This week, two of Canada’s most prestigious journalism award entities let everyone know their chosen finalists. The Tyee is well represented among nominees for both the National Magazine Awards and Digital Publishing Awards, receiving a total of ten recognitions.
The National Magazine Awards nominated Tyee writers for these prizes:
Long Form Feature Writing for “Three Days in the Theatre of Fairy Creek,” Arno Kopecky’s report from the scene of summer’s big old-growth stand-off on Vancouver Island. The piece was an assignment shared with Hakai Magazine.
Essays for Andrew Nikiforuk’s “The Pandemic Speaks,” in which the Tyee contributing editor adopts the voice of pitiless, fast-speading diseases from ancient times until now and offers lessons humans still fail to heed.
The Digital Publishing Awards selected The Tyee and members of its team as finalists in eight categories. They are:
General excellence for medium-sized publications. The Tyee is vying with Canadaland and Le Devoir for this overall prize.
Best Digital Editorial Package for “The Big Melt,” an interactive examination of the startling rate at which B.C.’s glaciers are melting and the consequences for humans and nature. The team includes Tyee contributing reporter Christopher Pollon, digital designer Andrew Munroe and artist David Marino.
Best Feature Article for “When Chinese in Canada Were Numbered, Interrogated, Excluded,” by Tyee reporter Christopher Cheung.
Best Long-form Feature Article for “A Legacy of Mistrust: Can Indigenous Health Care in BC’s North Turn a Corner?” by Tyee reporters Amanda Follett Hosgood and Moira Wyton.
Best Personal Essay for “Into the Deep” by Tyee managing editor andrea bennett.
Best Personal Essay for “Winter Is for Regeneration. The Garden’s — and Yours, Too ” by ’Cúagilákv (Jess Housty)
The Emerging Excellence Award is said by the DPAs to honour “an individual whose early work in Canadian digital publishing shows the highest degree of craft and promise.” Tyee climate change reporter Michelle Gamage is among this year’s finalists for the prize.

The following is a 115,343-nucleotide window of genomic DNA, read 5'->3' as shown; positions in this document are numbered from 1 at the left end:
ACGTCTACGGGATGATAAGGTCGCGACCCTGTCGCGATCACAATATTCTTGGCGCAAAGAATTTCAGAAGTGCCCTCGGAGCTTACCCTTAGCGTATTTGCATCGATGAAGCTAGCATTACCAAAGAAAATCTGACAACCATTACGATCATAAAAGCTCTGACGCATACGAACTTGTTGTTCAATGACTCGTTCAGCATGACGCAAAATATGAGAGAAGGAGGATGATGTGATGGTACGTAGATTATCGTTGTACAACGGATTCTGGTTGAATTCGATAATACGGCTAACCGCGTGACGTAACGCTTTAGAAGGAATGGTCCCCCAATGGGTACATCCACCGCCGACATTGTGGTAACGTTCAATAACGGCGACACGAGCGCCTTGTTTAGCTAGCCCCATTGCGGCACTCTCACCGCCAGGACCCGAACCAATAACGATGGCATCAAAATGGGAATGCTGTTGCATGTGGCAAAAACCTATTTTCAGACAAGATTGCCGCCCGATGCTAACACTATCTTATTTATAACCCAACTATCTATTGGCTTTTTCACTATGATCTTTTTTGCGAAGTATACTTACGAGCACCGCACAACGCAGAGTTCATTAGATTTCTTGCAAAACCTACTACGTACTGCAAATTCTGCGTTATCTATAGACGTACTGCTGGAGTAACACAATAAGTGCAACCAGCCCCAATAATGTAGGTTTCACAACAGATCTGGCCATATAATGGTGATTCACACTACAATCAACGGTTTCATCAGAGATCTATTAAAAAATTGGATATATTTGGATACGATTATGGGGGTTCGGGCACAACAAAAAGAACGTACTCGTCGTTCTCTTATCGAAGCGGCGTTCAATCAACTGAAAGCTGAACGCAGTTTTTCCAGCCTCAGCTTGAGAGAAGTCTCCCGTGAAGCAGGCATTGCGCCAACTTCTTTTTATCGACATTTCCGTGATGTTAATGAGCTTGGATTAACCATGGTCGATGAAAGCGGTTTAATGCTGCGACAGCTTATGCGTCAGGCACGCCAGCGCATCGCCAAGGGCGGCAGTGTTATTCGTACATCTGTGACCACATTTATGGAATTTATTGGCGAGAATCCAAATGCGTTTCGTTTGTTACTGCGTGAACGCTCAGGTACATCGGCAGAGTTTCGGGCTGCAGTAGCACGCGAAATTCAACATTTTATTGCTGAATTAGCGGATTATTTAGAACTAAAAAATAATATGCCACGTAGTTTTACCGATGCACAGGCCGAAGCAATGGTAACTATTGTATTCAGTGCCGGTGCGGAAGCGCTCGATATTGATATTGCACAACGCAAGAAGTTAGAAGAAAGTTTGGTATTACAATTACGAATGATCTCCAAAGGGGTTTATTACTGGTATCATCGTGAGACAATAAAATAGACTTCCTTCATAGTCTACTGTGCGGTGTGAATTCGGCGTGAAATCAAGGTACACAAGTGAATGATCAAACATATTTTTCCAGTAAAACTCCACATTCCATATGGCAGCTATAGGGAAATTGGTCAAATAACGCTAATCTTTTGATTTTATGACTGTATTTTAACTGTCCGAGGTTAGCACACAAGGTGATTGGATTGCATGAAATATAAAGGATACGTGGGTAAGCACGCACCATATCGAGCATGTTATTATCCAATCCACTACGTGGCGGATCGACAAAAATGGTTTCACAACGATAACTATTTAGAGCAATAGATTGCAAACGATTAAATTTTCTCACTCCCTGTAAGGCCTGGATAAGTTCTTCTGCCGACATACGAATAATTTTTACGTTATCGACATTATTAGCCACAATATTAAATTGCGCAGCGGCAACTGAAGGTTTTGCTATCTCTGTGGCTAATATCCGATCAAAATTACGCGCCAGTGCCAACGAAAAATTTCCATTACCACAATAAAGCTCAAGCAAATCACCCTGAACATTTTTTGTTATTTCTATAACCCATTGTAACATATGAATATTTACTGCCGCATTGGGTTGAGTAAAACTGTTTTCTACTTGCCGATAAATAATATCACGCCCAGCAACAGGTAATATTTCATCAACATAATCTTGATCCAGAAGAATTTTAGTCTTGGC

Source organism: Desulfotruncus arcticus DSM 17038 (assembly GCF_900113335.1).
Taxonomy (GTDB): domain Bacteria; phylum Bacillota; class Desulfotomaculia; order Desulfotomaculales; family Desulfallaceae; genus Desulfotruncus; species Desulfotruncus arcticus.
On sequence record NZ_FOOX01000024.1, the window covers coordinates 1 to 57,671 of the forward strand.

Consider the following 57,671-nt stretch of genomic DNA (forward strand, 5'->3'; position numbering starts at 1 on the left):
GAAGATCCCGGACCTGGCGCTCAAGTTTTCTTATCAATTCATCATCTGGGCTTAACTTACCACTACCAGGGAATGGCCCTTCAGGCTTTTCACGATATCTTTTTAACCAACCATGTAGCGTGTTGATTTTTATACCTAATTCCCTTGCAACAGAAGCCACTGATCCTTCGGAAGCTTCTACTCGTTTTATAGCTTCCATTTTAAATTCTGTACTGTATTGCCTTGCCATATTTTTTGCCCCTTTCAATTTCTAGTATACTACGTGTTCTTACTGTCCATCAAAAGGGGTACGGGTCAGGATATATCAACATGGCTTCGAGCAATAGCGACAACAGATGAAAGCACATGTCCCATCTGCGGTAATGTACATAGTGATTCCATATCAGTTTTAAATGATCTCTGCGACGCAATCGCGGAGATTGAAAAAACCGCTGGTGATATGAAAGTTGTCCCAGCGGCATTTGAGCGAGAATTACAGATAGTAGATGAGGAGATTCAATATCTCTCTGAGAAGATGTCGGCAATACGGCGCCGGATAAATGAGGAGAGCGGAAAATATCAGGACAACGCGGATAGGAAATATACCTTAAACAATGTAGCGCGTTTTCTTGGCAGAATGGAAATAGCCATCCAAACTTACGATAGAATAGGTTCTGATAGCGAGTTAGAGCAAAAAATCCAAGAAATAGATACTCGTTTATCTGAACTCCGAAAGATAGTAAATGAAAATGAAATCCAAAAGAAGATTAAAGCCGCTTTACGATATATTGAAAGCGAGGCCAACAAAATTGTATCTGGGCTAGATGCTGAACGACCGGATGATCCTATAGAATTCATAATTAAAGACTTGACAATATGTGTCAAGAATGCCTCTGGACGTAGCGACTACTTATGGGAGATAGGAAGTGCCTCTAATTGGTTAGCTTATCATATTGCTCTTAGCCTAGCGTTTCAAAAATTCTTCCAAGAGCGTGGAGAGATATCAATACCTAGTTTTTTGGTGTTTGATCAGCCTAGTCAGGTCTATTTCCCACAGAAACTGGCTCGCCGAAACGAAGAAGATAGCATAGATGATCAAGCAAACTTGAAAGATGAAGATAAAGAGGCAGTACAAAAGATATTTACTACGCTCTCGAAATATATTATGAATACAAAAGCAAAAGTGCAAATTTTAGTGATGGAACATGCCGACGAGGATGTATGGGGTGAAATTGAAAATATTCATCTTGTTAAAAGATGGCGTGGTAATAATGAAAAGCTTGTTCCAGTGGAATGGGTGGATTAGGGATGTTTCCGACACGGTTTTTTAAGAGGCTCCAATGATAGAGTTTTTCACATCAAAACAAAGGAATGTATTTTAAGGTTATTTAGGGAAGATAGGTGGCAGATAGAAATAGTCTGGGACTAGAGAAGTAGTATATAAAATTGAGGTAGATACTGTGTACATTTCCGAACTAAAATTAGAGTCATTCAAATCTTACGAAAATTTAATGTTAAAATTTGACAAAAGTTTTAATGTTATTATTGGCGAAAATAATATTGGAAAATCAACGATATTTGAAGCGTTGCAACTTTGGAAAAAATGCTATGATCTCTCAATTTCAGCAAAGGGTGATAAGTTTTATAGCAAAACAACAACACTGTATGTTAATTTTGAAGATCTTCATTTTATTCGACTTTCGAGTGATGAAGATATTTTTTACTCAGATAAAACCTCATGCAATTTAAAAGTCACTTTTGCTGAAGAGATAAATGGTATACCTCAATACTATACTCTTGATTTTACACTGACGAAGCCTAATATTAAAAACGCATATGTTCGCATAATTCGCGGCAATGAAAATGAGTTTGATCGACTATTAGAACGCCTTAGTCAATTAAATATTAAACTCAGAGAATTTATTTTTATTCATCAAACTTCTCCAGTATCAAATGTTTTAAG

Innovation in Storytelling finalists include “Clean Water, Broken Promises,” a nationwide collaboration co-ordinated by the Institute for Investigative Journalism probing the state of water systems in Indigenous communities and barriers to improving them. The Tyee was one of six news outlets participating, along with 75 students from 10 universities and colleges.
The Tyee helped produce two pieces as part of the project:
“BC Tests Found Unsafe Lead Levels in Water of 35 First Nation Schools” by Tyee contributing reporter Francesca Fionda.
“Bad Water Sickens First Nations. But Government Doesn’t Track the Toll” by Annie Burns-Pieper of the Institute for Investigative Journalism.
“We are thrilled to see so many Tyee team members acknowledged for their relentless reporting in the public interest,” said Tyee editor-in-chief David Beers. “We are extremely grateful to Eric Peterson and Christina Munck who have stewarded The Tyee to become a non-profit organization this year, and who continue to contribute key financial support.”
“Who else makes it possible for our journalists to do what they love and do it so well? Readers — the ones who contribute some money each month to help us pay our bills,” he added.
“The Tyee simply would not exist without those monthly or one-time financial contributors — thousands of blessed souls we aptly call our Builders.
“They are part of our grand experiment — proving that non-profit, independent journalism can thrive if funded by members. If you haven’t joined their ranks, please consider doing so here!”
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